Again, this may seem harsh, but by treating his patients as adults with agency and responsibility, rather than as mere billiard balls ricocheting impersonally and ineluctably from traumatic childhood to crime, Dalrymple displays more humanity than the system he represented.
For that, he has contempt — especially for the way in which the authorities have become concerned, not so much with doing the right thing, as with setting up ever more onerous reporting systems which make it appear as if they are.
Thus, he observes: ‘During my time, the Prison Service became worried about the number of suicides in prison — or rather about the publicity given to the numbers of suicides in prison at the time. It therefore decreed the use of a new form to be filled out on every prisoner thought by any member of staff to be suicidal or potentially suicidal.
‘The form was of such complexity that it would rarely be filled out correctly (its main virtue and purpose in the eyes of those who devised it).
‘The last suicide in the prison before my retirement occurred when there was a much reduced staff in the prison. Everyone else was away at “suicide awareness training”’.
There is, by the way, one crime committed in this book, at least in the metaphorical sense. Dalrymple’s pellucid prose is disfigured by howling typographical errors — at the rate of about one every ten pages. The editor responsible should be sent to a literary prison.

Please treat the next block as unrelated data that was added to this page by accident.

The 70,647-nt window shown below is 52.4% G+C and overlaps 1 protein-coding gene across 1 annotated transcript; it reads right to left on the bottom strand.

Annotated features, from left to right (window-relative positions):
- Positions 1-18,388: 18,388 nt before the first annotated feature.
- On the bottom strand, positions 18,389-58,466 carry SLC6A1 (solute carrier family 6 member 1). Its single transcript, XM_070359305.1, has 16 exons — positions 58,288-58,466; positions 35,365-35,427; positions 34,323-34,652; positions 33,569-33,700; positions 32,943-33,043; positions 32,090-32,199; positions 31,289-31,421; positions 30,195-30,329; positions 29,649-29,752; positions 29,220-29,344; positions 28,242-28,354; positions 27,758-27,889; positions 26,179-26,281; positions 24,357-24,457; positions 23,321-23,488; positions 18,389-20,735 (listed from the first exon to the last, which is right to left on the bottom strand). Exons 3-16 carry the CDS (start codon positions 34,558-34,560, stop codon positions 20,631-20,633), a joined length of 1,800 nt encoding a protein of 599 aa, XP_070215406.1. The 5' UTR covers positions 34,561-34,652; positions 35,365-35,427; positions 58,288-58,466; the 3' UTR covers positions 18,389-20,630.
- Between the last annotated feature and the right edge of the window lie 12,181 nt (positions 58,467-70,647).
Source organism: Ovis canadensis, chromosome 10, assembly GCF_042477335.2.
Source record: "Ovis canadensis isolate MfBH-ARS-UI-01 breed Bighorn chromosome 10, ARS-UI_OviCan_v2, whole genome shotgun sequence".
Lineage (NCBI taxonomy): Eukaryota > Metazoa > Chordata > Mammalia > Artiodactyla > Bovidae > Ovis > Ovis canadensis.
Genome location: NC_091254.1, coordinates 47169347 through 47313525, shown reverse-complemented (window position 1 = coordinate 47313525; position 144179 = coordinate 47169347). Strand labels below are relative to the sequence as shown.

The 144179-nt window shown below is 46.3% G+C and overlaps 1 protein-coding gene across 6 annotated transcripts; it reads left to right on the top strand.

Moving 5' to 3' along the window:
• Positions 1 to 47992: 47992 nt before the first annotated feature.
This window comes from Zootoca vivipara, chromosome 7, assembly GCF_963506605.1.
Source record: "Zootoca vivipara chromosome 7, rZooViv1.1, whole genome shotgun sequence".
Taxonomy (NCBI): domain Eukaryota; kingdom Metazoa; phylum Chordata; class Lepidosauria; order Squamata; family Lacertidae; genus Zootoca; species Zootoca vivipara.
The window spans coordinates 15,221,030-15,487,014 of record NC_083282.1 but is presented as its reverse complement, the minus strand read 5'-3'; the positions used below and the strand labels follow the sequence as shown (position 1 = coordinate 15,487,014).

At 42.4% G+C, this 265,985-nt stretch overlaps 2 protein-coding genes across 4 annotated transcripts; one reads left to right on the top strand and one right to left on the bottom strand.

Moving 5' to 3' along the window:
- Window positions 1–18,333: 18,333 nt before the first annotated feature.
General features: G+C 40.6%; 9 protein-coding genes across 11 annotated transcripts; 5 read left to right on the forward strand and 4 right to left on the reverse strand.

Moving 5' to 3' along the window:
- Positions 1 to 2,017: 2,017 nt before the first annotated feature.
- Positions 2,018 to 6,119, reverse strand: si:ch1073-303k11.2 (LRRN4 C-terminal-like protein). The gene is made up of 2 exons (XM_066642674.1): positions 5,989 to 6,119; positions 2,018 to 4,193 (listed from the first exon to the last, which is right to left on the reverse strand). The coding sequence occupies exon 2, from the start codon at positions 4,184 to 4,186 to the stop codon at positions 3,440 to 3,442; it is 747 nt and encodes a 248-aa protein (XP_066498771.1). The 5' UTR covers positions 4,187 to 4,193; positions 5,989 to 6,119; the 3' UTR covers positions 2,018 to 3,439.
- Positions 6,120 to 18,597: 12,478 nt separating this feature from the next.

CHESS BEHIND BARS, Carl Portman (Quality Chess £19.99)
No such crime is committed in the pages of Chess Behind Bars, the account by Carl Portman of his years teaching the game in Her Majesty’s prisons (and he is still teaching today).
Portman, a county-standard player, is not just motivated by a desire to communicate his enthusiasm. He understands, as Dalrymple does, that behind so much criminality is a complete failure to think before acting, or to take responsibility for decisions.
What better way to change those people’s mindsets than by introducing them to a pursuit that demands you consider everything carefully before moving — and to take sole responsibility for your mistakes? And Portman produces many testimonials from prisoners who tell him that his chess lessons have transformed their situation.
Portman’s emotional connection with his unlikely pupils lies in his own childhood. It was one of abject poverty on a rough Birmingham council estate — probably one with which a number of Dalrymple’s clients would have been all too familiar. Portman never knew his father and his mother seemed to attract a series of dreadful, abusive partners.
Yet discovering chess as a schoolboy, Portman says, ‘helped me escape from my own kind of prison’. He went on to a 30-year career in the Ministry of Defence, specialising (as you might expect a good chess player would) in logistics.
Portman is nothing like the literary stylist Dalrymple is. But both men have enlightened the society of criminals with the best of humanity.
Courtesy: Daily Mail Online